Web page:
DCP: Men’s fight against gender violence

Throughout the Demand Change Project, we had the opportunity to hear how men are stepping up to fight against the buying and selling of women and girls for sex. One of the primary spokesmen leading the male response is Chuck Derry, of MN Men’s Action Network (MNMAN) & The Gender Violence Institute. Throughout the weekend, he shared some practical resources and updates on how men are fighting against sexual exploitation, which I have included at the bottom of this blog post.


Male Panel: Stopping the Demand: From Boys to Men in a Pornified Culture

On Saturday of the Demand Change Project, Chuck led a panel of men in a discussion related to men and the demand for sexual slavery. Below are some of the questions and responses that were shared:

 How have you participated in supporting a culture of violence against women?

I listened to pimp music myself, and I let my kids listen to it as well.

One young man stated: “I’d say I’m asexual. I’m not really attracted to either gender. But society made me feel like I needed to feel sexual toward women.” Even though he wasn’t attracted to women, he tried to reflect how his peers talked about women and he tried using porn to “normalize” himself.

Another man shared that he had often remained silent while other men said harmful, disrespectful or sexist things about women. “The success of gender violence relies on the silence of good men.” (So ending it relies on good men speaking up against violence against women).


Why did you change?

“I came to understand my own masculinity and realized other men didn’t need to validate that for me.”

One guy said, “Porn is like allegory of the cave.” That’s all some boys learn about sex, so they think that’s what sex is.

Another man changed once he connected his “male habits” to women’s pain, he realized that what he was doing or thinking or saying was harmful.


How can we stop demand?

“Do it yourself.”

One father suggested: “For Father’s Day, take your son and a dollar and invest it in a program like Breaking Free, so the boy can see you invest in the wellbeing of women.”

Have positive discussions with kids (and others) about the positive emotions that come after having sex (to tap into the relational part of sex that often gets left behind).

Realize that we have individual rights but when those rights impose on others’ rights, there should and are regulations.


Resources/Ways to get Involved:

I challenge any man reading this blog to check out at least one of these webpages. I further encourage you to get involved somehow in the fight against violence against women. At least start speaking out about it.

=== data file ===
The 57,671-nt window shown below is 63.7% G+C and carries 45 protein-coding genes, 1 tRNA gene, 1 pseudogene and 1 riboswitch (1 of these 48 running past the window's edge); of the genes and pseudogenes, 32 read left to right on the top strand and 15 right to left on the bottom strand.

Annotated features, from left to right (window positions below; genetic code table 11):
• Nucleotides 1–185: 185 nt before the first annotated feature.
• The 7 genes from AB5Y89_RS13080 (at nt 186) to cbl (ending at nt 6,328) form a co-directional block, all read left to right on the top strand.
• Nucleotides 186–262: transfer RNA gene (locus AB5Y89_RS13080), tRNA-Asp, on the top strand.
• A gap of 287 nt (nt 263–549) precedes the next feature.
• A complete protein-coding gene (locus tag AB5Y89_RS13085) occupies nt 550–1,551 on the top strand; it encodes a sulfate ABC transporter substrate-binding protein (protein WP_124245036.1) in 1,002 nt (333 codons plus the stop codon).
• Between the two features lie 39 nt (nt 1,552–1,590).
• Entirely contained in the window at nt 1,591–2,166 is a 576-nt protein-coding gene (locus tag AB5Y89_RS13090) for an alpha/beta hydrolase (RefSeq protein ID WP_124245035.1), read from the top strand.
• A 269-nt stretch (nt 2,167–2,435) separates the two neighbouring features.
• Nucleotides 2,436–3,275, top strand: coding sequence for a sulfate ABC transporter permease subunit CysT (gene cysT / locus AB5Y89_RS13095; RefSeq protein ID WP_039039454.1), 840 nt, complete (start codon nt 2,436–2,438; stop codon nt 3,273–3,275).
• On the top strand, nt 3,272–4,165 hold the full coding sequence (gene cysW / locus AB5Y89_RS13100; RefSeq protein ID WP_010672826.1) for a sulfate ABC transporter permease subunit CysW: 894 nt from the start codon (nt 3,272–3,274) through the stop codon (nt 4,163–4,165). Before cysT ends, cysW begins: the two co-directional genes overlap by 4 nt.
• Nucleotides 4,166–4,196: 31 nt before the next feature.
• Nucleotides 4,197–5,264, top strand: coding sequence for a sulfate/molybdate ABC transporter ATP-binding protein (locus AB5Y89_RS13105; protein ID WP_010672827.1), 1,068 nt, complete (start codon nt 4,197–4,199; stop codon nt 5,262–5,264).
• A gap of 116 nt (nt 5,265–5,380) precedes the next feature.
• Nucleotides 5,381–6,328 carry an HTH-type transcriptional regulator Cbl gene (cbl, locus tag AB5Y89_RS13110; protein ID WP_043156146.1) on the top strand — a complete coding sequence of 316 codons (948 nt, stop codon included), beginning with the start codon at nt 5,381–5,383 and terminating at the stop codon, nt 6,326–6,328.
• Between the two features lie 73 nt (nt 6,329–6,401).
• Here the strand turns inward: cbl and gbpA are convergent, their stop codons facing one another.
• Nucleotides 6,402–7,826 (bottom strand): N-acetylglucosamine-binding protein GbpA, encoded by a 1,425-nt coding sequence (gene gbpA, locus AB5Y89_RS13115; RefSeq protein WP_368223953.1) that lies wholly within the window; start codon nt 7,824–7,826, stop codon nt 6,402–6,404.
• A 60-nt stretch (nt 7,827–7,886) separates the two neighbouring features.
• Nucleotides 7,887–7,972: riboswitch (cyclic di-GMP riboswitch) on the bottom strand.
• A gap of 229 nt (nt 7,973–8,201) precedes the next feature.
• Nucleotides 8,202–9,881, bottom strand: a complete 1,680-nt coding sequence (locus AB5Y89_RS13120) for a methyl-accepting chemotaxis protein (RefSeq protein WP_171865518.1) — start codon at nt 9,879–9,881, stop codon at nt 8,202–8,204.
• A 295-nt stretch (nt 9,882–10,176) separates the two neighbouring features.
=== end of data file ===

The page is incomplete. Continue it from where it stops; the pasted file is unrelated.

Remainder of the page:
Men As Peacemakers – An organization that enables men to value peace and take responsibility for preventing violence. The following are two specific ways men can get involved.

Minnesota Men’s Action Network.(MNMAN) – An alliance to prevent sexual and domestic violence. An example of what MNMAN does: the network is looking at different ways to change the culture of school athletic programs and of college parties to reduce the normalcy of violence against women and girls.

MENding Project – An initiative led by men to call other men to no longer be silent about male violence against women.

Men Against the Trafficking of Others – MATTOO calls men to stand up against the buying and selling of women and girls on a global scale. MATTOO was the cosponsor of the 2011 Demand Change Project.

Futures Without Violence – Site that offers multiple resources in the fight against gender violence, including “Coaching Boys into Men” and resources on teen dating violence.

 Men and Boys: Preventing Sexual and Intimate Partner Violence – A publication by the Violence Against Women National Online Resource Center.

Live the Green Dot – A community approach to reduce violence. The Sexual Violence Center in Minneapolis has supported this approach.

Letter to the hotel industry – A letter recently sent to hotels in the US, aligning with the Clean Hotel imitative which is working to eliminate porn available in hotel rooms as well as train hotel staff to recognize potential sexual exploitation within their hotel.

Jackson Katz – Speaker and author: 10 Things Men Can Do.

A CALL TO MEN – A leading national men’s organization addressing domestic and sexual violence prevention and promoting healthy manhood.

Men Can Stop Rape – An organization with a mission “to mobilize men to use their strength for creating cultures free from violence, especially men’s violence against women.” 

My Strength is Not for Hurting – A campaign centered on the theme of “My Strength is Not for Hurting,” and is designed to raise awareness of sexual violence among youth and highlight the vital role that men can play in fostering healthy, safe relationships.

All Pro Dad – A site with many resources for fathers to use and think through when engaging their children, especially their boys. Tony Dungy, NFL Coach, is involved as a blogger.